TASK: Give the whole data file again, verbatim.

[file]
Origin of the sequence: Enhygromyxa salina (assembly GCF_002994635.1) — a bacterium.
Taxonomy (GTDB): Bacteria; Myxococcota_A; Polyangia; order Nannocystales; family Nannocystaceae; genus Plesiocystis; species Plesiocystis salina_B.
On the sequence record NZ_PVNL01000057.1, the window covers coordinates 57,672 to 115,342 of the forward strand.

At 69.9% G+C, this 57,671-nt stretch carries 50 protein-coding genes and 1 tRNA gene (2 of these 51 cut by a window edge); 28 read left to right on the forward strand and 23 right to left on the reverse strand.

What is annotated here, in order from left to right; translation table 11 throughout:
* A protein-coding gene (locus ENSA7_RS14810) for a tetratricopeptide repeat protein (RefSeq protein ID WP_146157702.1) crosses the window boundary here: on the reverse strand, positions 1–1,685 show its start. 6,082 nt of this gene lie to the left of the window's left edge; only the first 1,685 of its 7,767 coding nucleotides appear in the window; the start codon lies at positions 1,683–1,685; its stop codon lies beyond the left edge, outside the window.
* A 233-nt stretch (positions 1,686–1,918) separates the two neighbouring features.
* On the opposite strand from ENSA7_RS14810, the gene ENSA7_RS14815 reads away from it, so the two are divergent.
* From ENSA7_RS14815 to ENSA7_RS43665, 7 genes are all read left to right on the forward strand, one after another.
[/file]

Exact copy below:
Origin of the sequence: Enhygromyxa salina (assembly GCF_002994635.1) — a bacterium.
Taxonomy (GTDB): Bacteria; Myxococcota_A; Polyangia; order Nannocystales; family Nannocystaceae; genus Plesiocystis; species Plesiocystis salina_B.
On the sequence record NZ_PVNL01000057.1, the window covers coordinates 57,672 to 115,342 of the forward strand.

At 69.9% G+C, this 57,671-nt stretch carries 50 protein-coding genes and 1 tRNA gene (2 of these 51 cut by a window edge); 28 read left to right on the forward strand and 23 right to left on the reverse strand.

What is annotated here, in order from left to right; translation table 11 throughout:
* A protein-coding gene (locus ENSA7_RS14810) for a tetratricopeptide repeat protein (RefSeq protein ID WP_146157702.1) crosses the window boundary here: on the reverse strand, positions 1–1,685 show its start. 6,082 nt of this gene lie to the left of the window's left edge; only the first 1,685 of its 7,767 coding nucleotides appear in the window; the start codon lies at positions 1,683–1,685; its stop codon lies beyond the left edge, outside the window.
* A 233-nt stretch (positions 1,686–1,918) separates the two neighbouring features.
* On the opposite strand from ENSA7_RS14810, the gene ENSA7_RS14815 reads away from it, so the two are divergent.
* From ENSA7_RS14815 to ENSA7_RS43665, 7 genes are all read left to right on the forward strand, one after another.